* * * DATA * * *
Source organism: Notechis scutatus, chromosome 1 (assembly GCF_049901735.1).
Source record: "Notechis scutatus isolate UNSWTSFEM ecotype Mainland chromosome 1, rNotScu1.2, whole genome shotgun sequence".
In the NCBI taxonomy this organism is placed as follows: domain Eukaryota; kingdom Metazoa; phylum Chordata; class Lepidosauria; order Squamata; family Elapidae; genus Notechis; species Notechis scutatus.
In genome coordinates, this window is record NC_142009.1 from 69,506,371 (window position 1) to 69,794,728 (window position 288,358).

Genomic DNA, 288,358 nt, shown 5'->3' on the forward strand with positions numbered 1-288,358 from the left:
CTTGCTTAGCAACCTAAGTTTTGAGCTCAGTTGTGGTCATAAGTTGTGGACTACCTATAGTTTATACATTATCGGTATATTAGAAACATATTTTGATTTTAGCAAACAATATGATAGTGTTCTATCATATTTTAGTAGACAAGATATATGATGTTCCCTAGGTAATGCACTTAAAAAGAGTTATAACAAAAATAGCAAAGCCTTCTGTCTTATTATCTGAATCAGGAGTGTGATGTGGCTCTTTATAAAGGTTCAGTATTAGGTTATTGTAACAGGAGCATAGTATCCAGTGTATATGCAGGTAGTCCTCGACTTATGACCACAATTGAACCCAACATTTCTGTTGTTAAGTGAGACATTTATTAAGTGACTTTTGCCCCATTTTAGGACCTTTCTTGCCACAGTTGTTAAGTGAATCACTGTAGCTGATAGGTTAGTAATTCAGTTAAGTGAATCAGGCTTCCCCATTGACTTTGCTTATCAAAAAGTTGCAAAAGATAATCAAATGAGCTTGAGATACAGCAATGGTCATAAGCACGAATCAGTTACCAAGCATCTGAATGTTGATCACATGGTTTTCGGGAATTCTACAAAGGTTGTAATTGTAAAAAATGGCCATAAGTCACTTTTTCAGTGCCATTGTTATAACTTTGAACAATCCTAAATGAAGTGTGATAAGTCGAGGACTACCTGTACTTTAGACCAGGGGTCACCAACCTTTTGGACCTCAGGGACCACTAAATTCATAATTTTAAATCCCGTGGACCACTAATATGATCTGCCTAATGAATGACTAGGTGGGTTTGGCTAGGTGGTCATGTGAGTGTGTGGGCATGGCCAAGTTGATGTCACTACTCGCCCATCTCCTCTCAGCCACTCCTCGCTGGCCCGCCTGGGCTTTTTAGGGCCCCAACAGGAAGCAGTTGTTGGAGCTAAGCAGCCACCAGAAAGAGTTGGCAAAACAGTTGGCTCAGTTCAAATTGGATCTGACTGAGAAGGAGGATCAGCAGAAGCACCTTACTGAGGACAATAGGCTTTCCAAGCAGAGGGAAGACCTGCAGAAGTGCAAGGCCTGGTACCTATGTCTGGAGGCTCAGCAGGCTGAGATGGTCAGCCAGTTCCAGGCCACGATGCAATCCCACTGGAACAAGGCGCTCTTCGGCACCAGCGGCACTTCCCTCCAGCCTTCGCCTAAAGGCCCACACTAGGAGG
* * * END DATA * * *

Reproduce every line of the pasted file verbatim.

Source organism: Notechis scutatus, chromosome 1 (assembly GCF_049901735.1).
Source record: "Notechis scutatus isolate UNSWTSFEM ecotype Mainland chromosome 1, rNotScu1.2, whole genome shotgun sequence".
In the NCBI taxonomy this organism is placed as follows: domain Eukaryota; kingdom Metazoa; phylum Chordata; class Lepidosauria; order Squamata; family Elapidae; genus Notechis; species Notechis scutatus.
In genome coordinates, this window is record NC_142009.1 from 69,506,371 (window position 1) to 69,794,728 (window position 288,358).

Genomic DNA, 288,358 nt, shown 5'->3' on the forward strand with positions numbered 1-288,358 from the left:
CTTGCTTAGCAACCTAAGTTTTGAGCTCAGTTGTGGTCATAAGTTGTGGACTACCTATAGTTTATACATTATCGGTATATTAGAAACATATTTTGATTTTAGCAAACAATATGATAGTGTTCTATCATATTTTAGTAGACAAGATATATGATGTTCCCTAGGTAATGCACTTAAAAAGAGTTATAACAAAAATAGCAAAGCCTTCTGTCTTATTATCTGAATCAGGAGTGTGATGTGGCTCTTTATAAAGGTTCAGTATTAGGTTATTGTAACAGGAGCATAGTATCCAGTGTATATGCAGGTAGTCCTCGACTTATGACCACAATTGAACCCAACATTTCTGTTGTTAAGTGAGACATTTATTAAGTGACTTTTGCCCCATTTTAGGACCTTTCTTGCCACAGTTGTTAAGTGAATCACTGTAGCTGATAGGTTAGTAATTCAGTTAAGTGAATCAGGCTTCCCCATTGACTTTGCTTATCAAAAAGTTGCAAAAGATAATCAAATGAGCTTGAGATACAGCAATGGTCATAAGCACGAATCAGTTACCAAGCATCTGAATGTTGATCACATGGTTTTCGGGAATTCTACAAAGGTTGTAATTGTAAAAAATGGCCATAAGTCACTTTTTCAGTGCCATTGTTATAACTTTGAACAATCCTAAATGAAGTGTGATAAGTCGAGGACTACCTGTACTTTAGACCAGGGGTCACCAACCTTTTGGACCTCAGGGACCACTAAATTCATAATTTTAAATCCCGTGGACCACTAATATGATCTGCCTAATGAATGACTAGGTGGGTTTGGCTAGGTGGTCATGTGAGTGTGTGGGCATGGCCAAGTTGATGTCACTACTCGCCCATCTCCTCTCAGCCACTCCTCGCTGGCCCGCCTGGGCTTTTTAGGGCCCCAACAGGAAGCAGTTGTTGGAGCTAAGCAGCCACCAGAAAGAGTTGGCAAAACAGTTGGCTCAGTTCAAATTGGATCTGACTGAGAAGGAGGATCAGCAGAAGCACCTTACTGAGGACAATAGGCTTTCCAAGCAGAGGGAAGACCTGCAGAAGTGCAAGGCCTGGTACCTATGTCTGGAGGCTCAGCAGGCTGAGATGGTCAGCCAGTTCCAGGCCACGATGCAATCCCACTGGAACAAGGCGCTCTTCGGCACCAGCGGCACTTCCCTCCAGCCTTCGCCTAAAGGCCCACACTAGGAGG